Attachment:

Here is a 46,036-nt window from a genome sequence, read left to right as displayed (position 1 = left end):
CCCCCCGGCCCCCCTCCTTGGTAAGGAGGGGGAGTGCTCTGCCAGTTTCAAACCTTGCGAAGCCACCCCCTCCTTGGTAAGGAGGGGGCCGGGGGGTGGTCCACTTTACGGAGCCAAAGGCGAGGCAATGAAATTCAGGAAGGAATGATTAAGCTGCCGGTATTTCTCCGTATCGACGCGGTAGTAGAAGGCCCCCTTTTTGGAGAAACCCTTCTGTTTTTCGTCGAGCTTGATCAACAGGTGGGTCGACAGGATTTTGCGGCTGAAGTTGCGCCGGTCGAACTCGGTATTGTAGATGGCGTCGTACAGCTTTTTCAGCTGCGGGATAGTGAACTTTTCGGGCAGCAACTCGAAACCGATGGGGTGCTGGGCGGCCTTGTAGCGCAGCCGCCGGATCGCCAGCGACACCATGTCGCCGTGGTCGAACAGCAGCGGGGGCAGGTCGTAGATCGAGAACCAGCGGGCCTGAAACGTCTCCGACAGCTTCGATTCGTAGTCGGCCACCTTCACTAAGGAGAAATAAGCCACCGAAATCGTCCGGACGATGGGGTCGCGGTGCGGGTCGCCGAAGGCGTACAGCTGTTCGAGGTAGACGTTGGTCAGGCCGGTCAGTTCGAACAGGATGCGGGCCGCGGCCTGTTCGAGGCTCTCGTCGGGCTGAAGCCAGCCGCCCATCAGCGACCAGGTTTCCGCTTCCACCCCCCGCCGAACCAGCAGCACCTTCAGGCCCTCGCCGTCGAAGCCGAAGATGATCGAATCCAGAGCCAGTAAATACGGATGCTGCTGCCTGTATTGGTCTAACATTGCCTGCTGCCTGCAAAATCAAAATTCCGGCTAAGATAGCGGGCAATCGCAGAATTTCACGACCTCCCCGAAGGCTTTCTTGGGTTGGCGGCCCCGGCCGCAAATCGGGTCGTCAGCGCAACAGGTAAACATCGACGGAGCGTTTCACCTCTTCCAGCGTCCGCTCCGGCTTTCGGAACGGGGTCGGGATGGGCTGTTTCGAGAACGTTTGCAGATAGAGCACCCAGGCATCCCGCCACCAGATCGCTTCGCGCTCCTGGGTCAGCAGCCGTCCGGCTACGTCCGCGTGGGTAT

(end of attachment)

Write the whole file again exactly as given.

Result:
Here is a 46,036-nt window from a genome sequence, read left to right as displayed (position 1 = left end):
CCCCCCGGCCCCCCTCCTTGGTAAGGAGGGGGAGTGCTCTGCCAGTTTCAAACCTTGCGAAGCCACCCCCTCCTTGGTAAGGAGGGGGCCGGGGGGTGGTCCACTTTACGGAGCCAAAGGCGAGGCAATGAAATTCAGGAAGGAATGATTAAGCTGCCGGTATTTCTCCGTATCGACGCGGTAGTAGAAGGCCCCCTTTTTGGAGAAACCCTTCTGTTTTTCGTCGAGCTTGATCAACAGGTGGGTCGACAGGATTTTGCGGCTGAAGTTGCGCCGGTCGAACTCGGTATTGTAGATGGCGTCGTACAGCTTTTTCAGCTGCGGGATAGTGAACTTTTCGGGCAGCAACTCGAAACCGATGGGGTGCTGGGCGGCCTTGTAGCGCAGCCGCCGGATCGCCAGCGACACCATGTCGCCGTGGTCGAACAGCAGCGGGGGCAGGTCGTAGATCGAGAACCAGCGGGCCTGAAACGTCTCCGACAGCTTCGATTCGTAGTCGGCCACCTTCACTAAGGAGAAATAAGCCACCGAAATCGTCCGGACGATGGGGTCGCGGTGCGGGTCGCCGAAGGCGTACAGCTGTTCGAGGTAGACGTTGGTCAGGCCGGTCAGTTCGAACAGGATGCGGGCCGCGGCCTGTTCGAGGCTCTCGTCGGGCTGAAGCCAGCCGCCCATCAGCGACCAGGTTTCCGCTTCCACCCCCCGCCGAACCAGCAGCACCTTCAGGCCCTCGCCGTCGAAGCCGAAGATGATCGAATCCAGAGCCAGTAAATACGGATGCTGCTGCCTGTATTGGTCTAACATTGCCTGCTGCCTGCAAAATCAAAATTCCGGCTAAGATAGCGGGCAATCGCAGAATTTCACGACCTCCCCGAAGGCTTTCTTGGGTTGGCGGCCCCGGCCGCAAATCGGGTCGTCAGCGCAACAGGTAAACATCGACGGAGCGTTTCACCTCTTCCAGCGTCCGCTCCGGCTTTCGGAACGGGGTCGGGATGGGCTGTTTCGAGAACGTTTGCAGATAGAGCACCCAGGCATCCCGCCACCAGATCGCTTCGCGCTCCTGGGTCAGCAGCCGTCCGGCTACGTCCGCGTGGGTAT